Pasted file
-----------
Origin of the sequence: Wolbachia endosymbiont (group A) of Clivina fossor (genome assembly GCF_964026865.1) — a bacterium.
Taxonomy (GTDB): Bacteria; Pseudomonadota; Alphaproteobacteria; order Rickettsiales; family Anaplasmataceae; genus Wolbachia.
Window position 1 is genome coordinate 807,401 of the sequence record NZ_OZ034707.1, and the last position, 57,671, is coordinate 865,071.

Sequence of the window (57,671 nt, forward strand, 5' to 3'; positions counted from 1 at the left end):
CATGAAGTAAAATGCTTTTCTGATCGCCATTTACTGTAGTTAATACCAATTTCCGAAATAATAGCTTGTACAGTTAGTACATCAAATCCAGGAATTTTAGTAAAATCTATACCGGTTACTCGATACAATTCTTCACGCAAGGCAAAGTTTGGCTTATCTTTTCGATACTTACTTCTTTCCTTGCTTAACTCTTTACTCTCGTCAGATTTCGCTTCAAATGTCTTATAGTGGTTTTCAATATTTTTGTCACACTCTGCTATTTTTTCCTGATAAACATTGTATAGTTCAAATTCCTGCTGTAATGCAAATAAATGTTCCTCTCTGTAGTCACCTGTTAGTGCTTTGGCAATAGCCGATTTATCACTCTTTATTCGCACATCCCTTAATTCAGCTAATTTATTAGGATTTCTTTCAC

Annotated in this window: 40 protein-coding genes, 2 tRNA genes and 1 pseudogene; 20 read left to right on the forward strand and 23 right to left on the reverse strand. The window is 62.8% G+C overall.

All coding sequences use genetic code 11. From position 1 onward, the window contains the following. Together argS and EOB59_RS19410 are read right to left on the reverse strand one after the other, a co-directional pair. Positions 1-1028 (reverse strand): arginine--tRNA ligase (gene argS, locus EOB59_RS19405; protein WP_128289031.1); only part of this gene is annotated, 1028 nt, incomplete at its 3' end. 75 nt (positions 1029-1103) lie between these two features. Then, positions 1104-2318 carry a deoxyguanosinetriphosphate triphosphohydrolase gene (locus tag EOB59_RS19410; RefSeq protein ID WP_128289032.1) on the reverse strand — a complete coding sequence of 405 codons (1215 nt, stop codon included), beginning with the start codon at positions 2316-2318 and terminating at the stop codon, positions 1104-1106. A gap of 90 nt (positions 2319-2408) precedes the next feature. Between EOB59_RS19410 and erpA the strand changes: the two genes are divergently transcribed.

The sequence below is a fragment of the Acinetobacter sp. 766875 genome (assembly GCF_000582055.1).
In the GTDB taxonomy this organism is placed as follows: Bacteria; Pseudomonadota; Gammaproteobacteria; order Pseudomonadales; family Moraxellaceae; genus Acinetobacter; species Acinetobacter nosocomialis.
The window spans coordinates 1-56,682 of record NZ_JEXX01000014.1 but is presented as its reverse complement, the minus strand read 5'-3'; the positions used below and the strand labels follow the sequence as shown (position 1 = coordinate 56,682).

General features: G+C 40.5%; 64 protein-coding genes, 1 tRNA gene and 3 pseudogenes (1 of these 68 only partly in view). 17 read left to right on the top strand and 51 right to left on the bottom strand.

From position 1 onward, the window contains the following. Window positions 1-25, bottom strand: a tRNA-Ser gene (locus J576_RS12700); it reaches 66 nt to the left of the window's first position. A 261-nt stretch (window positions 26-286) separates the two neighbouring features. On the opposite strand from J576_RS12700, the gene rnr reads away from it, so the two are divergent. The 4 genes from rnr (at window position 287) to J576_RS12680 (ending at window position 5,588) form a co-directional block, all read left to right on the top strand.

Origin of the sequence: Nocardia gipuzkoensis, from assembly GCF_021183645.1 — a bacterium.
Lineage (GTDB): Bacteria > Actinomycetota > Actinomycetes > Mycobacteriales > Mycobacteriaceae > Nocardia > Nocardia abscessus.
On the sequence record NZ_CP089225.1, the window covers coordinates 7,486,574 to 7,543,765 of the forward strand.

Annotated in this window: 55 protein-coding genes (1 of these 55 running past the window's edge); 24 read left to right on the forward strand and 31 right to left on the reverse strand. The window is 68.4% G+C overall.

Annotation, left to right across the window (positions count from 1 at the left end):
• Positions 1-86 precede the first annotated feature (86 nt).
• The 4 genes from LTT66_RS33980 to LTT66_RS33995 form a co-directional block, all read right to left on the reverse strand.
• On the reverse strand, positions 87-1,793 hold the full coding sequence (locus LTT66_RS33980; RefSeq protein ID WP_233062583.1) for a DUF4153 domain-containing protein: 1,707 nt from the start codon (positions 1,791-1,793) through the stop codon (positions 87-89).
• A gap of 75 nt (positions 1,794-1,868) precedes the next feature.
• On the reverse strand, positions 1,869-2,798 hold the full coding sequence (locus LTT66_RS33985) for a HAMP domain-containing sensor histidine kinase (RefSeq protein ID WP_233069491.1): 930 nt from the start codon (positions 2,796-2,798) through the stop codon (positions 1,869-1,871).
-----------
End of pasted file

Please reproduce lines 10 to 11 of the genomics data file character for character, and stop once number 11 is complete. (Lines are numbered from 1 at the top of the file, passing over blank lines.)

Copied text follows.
The window spans coordinates 1-56,682 of record NZ_JEXX01000014.1 but is presented as its reverse complement, the minus strand read 5'-3'; the positions used below and the strand labels follow the sequence as shown (position 1 = coordinate 56,682).

General features: G+C 40.5%; 64 protein-coding genes, 1 tRNA gene and 3 pseudogenes (1 of these 68 only partly in view). 17 read left to right on the top strand and 51 right to left on the bottom strand.